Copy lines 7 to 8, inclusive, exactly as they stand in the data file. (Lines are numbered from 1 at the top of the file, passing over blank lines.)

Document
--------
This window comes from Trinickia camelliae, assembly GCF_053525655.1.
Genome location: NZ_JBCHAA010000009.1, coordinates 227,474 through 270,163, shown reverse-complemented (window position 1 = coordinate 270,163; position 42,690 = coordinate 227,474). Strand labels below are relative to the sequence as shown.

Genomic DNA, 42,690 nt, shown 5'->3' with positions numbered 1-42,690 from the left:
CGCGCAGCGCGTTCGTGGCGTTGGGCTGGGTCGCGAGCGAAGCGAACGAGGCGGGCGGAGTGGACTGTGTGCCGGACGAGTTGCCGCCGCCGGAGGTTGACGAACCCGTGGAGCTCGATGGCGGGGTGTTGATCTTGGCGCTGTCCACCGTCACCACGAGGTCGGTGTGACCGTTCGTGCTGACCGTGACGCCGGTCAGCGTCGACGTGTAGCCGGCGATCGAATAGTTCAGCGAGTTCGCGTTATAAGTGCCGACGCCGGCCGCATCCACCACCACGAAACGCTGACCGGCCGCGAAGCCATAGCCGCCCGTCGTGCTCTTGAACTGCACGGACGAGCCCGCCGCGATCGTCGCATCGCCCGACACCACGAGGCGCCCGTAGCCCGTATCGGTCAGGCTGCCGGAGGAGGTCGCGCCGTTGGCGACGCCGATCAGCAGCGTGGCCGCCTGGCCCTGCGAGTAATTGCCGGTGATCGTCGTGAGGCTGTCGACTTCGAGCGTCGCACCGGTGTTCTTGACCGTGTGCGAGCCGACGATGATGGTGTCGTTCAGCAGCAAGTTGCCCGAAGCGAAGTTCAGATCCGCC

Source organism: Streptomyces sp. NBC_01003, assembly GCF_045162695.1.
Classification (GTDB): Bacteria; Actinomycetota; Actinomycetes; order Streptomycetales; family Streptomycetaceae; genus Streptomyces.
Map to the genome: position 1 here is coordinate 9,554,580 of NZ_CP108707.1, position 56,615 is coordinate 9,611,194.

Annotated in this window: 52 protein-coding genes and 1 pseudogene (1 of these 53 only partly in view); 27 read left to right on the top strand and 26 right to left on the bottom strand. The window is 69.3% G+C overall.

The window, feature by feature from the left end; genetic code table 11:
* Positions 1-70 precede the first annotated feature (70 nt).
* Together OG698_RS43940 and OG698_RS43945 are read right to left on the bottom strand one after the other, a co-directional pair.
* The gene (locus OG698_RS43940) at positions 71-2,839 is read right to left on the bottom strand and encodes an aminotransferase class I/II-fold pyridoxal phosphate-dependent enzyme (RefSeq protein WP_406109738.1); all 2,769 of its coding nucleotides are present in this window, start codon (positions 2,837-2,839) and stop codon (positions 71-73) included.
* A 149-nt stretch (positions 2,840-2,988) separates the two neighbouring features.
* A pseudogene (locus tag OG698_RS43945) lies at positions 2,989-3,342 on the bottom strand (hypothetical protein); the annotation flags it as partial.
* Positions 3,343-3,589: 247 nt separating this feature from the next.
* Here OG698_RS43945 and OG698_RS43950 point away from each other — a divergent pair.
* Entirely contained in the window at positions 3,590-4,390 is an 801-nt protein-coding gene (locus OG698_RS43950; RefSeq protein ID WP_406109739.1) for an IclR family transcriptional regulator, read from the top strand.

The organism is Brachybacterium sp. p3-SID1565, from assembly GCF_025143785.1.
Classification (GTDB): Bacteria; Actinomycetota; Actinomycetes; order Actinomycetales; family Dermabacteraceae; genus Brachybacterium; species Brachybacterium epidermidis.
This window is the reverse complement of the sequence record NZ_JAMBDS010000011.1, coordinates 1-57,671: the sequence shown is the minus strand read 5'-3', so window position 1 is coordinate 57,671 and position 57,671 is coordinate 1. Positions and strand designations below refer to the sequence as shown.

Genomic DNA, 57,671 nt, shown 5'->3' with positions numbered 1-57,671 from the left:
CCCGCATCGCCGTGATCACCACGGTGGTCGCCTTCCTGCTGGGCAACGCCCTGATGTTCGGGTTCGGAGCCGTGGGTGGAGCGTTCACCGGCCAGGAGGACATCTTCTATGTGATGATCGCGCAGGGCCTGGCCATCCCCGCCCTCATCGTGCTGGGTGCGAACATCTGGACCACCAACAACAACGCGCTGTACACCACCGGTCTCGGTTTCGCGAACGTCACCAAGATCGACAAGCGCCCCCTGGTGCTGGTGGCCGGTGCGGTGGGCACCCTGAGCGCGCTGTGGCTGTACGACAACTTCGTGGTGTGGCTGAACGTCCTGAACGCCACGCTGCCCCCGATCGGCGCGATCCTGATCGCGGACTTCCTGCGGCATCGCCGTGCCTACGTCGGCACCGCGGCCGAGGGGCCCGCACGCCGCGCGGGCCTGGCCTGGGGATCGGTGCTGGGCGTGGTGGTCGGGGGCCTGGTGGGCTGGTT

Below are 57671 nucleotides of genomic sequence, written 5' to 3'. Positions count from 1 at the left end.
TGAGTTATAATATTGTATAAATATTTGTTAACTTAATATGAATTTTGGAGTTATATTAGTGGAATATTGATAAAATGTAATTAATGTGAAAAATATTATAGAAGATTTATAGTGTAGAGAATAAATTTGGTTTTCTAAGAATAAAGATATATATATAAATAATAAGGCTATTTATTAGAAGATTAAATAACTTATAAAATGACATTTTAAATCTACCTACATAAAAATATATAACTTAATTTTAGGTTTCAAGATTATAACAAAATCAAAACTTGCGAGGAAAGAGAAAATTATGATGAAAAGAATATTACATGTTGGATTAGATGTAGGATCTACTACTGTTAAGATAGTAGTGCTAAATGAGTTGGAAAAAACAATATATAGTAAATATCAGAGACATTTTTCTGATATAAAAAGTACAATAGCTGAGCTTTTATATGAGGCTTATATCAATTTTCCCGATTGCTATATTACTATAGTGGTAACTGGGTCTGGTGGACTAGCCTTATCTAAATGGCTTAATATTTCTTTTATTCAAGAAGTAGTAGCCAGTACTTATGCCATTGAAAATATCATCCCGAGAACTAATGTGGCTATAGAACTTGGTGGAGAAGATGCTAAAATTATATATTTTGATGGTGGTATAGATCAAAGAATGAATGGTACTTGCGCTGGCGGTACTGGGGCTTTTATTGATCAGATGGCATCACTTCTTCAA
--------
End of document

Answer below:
Map to the genome: position 1 here is coordinate 9,554,580 of NZ_CP108707.1, position 56,615 is coordinate 9,611,194.

Annotated in this window: 52 protein-coding genes and 1 pseudogene (1 of these 53 only partly in view); 27 read left to right on the top strand and 26 right to left on the bottom strand. The window is 69.3% G+C overall.